In the afternoon, we visited the Nastl Weingut, Keller, und Heuriger (Nastl Vineyard, Cellar, and New Wine Tavern). A Heuriger is a wine tavern that sells ‘new wine’, that is, wine that is from the current year’s vintage. These places are common in Austria, and the wine is very good and relatively cheap. Gunter and Renate Nastl own the winery, and Renate took us on a tour of the vineyards. She also showed us the wine cellar, which is very modern. The Nastls produce about 40,000 bottles of wine a year, and their family has been operating the winery since 1659. The picture below is of Lara and me with Renate Nastl. If you would like to know more about their winery, you can go to

Renate told us an interesting story as we were touring the wine cellar. We walked past some wooden barrels, and she told us that this is where they ferment the red wine. The first three barrels in the foreground of the picture are for each of her three children. Red wine was put in a barrel for each child in the year that they were born, and they will get it when they are grown. That’s a pretty nice inheritance!

After the tour of the vineyards and the wine cellar, we had a wine-tasting in the Heuriger. The Nastls make some very nice wine, and I bought two bottles of their Sauvignon Blanc 2004 before we left.

The Park at Schloss Schonbrunn

On Sunday (25.09.2005), we went back to Schonbrunn to visit the gardens. It was well worth the visit! It is difficult for me to find the words to describe how massive the gardens are. Just to give you an idea, my guidebook said that 20 hectares of grass have to be mowed 21 times a year. Since one hectare is about 2.5 acres, that’s equivalent to almost 50 acres of grass. And that doesn’t include all of the trees, bushes, and flowers in the park that need to be cared for. Needless to say, it is a massive undertaking for the gardening staff at Schonbrunn, and there is always something that needs to be done in the gardens. The picture below shows a rolling scaffolding that is used to trim the trees in the park.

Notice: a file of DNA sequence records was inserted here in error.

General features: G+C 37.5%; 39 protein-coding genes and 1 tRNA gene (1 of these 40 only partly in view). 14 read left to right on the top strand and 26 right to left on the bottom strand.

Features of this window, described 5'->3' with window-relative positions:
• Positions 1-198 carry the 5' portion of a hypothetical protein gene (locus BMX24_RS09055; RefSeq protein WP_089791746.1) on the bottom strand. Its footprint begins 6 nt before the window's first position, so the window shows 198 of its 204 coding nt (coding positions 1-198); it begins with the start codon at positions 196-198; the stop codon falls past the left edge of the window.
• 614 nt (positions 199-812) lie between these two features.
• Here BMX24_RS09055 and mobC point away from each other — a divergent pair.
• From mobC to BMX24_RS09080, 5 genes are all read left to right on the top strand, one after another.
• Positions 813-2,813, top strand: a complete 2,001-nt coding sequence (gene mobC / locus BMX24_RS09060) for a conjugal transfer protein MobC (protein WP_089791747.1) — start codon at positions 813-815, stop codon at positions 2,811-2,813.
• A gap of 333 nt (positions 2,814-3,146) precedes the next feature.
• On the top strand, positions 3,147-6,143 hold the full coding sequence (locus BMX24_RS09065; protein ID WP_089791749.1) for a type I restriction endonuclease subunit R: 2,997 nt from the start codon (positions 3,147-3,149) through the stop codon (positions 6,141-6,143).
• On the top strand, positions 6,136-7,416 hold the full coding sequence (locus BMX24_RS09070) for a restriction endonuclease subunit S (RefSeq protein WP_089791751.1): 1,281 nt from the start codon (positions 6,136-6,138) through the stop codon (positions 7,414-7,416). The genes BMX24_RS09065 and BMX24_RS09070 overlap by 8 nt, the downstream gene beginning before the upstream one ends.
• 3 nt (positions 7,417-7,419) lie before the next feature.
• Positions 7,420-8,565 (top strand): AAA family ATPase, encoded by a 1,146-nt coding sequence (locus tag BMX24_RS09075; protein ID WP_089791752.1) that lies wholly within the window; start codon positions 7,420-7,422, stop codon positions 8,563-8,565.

Lara and I climbed to the Gloriette, which is on a hill overlooking the back side of Schloss Schonbrunn. We could see the entire city of Vienna from there, and it was amazing. Even though we have been to Schonbrunn twice, we have only seen about half of the exhibits on the estate. I know that I will have to go back at least one more time to see the Palm House and Sundial House, the oldest zoo in Europe, the Roman Ruins, the Court Bakery (where I can get a recipe for apple strudel – yum!), the Carriage Museum, the Small Gloriette, the Maze, the Schone Brunnen, the Obelisk Fountain, and the Japanese Garden. Look for more info on these places in an upcoming post!

Well, that concludes my travels during orientation. Tomorrow, I leave for a two day trip to a mountain hut in the Alps, and then it’s on to Budapest for two days! Look for updates to my photo album in the next few days here.